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Alienware Announces Its first Ever Monitor So Creatives Take Note | The Alienware 25

By Justin Heyes on June 20th 2017

Alienware is one of the granddaddies of the PC gaming market, and since its founding over 20 years ago, the company usually focuses on systems rather than peripherals. The company’s systems from the tank-like laptops to the obelisk-like Area-51 desktop have been the main focus, but things changed at this year’s E3 event. Alienware announced its first ever monitor, the AW2518HF.

[REWIND: PHOTOSHOP BLEND MODES: COLOR VS LUMINOSITY]

Alienware’s parent company, Dell, has been doing very well for themselves with their highly-rated XPS line and high-performance monitors, allowing things to trickle down to the more edgy counterpart. The Alienware 25 Gaming Monitor is the first official display to come from the PC hardware maker. As the name suggests, the display is 24.5-inch and it has adopted the same incredibly thin bezels from Dell’s UltraSharp line of displays.

Some photographers will be a bit thrown to find that the monitor only offers a Full HD resolution of 1920 x 1080 and uses TN-display instead of IPS, but it has a refresh rate of 240Hz and a 1 millisecond response time. The display has 1000:1 contrast ratio, a 400-nit brightness rating, display alignment assist for multiple setups, and with support either Nvidia G-Sync or AMD FreeSync.

Although more geared for gaming, the Alienware 25 Gaming Monitor’s 240Hz refresh rate does have its perks for video content creators. The higher fresh rate has improved motion resolution, which can be described as the perceived sharpness of a moving image. Higher resolution 4K monitors are usually capped at 60Hz, which can be fine for stills work, but when working with a high frame rate source (anything faster than 60 FPS), however, tearing can occur as the graphics card is producing frames at a rate well beyond the refresh rate of the monitor connected to it. The refresh of the AW2518HF is about as fast as you can get in 2017 specs.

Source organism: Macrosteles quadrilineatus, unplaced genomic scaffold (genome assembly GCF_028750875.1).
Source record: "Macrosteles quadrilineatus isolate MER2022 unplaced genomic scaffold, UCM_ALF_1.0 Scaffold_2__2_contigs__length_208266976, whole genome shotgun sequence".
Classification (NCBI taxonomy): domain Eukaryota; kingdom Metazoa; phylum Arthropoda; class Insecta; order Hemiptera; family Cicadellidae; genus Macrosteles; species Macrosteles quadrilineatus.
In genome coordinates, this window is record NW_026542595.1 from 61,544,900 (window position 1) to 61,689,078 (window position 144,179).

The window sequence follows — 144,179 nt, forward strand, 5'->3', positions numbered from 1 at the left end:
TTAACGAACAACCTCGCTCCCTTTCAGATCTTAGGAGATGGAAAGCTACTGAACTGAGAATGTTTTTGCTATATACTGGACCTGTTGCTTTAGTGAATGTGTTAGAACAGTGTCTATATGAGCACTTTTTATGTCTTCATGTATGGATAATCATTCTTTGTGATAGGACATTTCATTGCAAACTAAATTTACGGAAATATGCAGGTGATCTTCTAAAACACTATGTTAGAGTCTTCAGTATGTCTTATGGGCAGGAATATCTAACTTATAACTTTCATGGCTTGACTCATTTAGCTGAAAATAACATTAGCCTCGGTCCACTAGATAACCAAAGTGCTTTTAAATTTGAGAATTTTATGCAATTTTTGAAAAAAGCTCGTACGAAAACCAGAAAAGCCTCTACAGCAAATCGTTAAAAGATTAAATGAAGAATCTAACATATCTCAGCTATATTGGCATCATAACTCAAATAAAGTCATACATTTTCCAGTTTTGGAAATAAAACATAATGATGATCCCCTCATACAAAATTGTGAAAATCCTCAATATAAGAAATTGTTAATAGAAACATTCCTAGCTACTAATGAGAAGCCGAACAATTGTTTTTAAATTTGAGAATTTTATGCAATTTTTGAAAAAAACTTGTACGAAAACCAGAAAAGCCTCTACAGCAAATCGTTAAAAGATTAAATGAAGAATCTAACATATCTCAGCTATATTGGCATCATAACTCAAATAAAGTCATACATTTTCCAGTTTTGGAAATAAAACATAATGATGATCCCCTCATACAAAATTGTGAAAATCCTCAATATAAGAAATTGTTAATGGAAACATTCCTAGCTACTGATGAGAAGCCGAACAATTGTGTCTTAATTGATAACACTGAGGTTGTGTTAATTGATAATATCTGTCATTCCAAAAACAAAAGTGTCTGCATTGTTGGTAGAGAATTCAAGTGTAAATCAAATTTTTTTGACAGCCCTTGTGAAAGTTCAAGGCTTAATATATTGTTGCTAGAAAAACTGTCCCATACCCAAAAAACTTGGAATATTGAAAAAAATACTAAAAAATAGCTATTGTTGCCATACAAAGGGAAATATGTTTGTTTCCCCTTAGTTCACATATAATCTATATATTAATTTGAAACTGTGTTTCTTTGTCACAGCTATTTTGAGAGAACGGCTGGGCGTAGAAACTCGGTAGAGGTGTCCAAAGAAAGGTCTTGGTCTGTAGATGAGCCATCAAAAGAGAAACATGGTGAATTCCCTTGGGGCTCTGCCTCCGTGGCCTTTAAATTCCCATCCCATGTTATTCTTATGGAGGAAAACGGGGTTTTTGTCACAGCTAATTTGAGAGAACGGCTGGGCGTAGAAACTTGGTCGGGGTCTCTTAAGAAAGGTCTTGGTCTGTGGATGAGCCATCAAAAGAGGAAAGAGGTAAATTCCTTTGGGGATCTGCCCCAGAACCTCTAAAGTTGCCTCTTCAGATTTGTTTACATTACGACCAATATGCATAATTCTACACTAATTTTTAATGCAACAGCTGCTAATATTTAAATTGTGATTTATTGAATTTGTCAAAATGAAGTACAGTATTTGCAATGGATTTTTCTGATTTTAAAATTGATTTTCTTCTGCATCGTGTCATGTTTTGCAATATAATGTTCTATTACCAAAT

The new monitor will be available in two flavors either Nvidia G-Sync for $699 or AMD FreeSync for $499 and is currently available direct from Dell’s website, here.

About

Justin Heyes wants to live in a world where we have near misses and absolute hits; great love and small disasters. Starting his career as a gaffer, he has done work for QVC and The Rachel Ray Show, but quickly fell in love with photography. When he’s not building arcade machines, you can find him at local flea markets or attending car shows.

Explore his photographic endeavors here.

Website: Justin Heyes
Instagram: @jheyesphoto

2 Comments

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  1. William Johns

    This display is overpriced. I couldn’t imagine any creative professional being interested in a 24.5″ 1920×1080 TN panel for critical work. Pass!

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  2. Gabriel Regalbuto

    Why would you want higher than 60fps?  I never deliver anything over 30.  High frame rates are for slowing down.  I would much rather have more pixels and an IPS panel.

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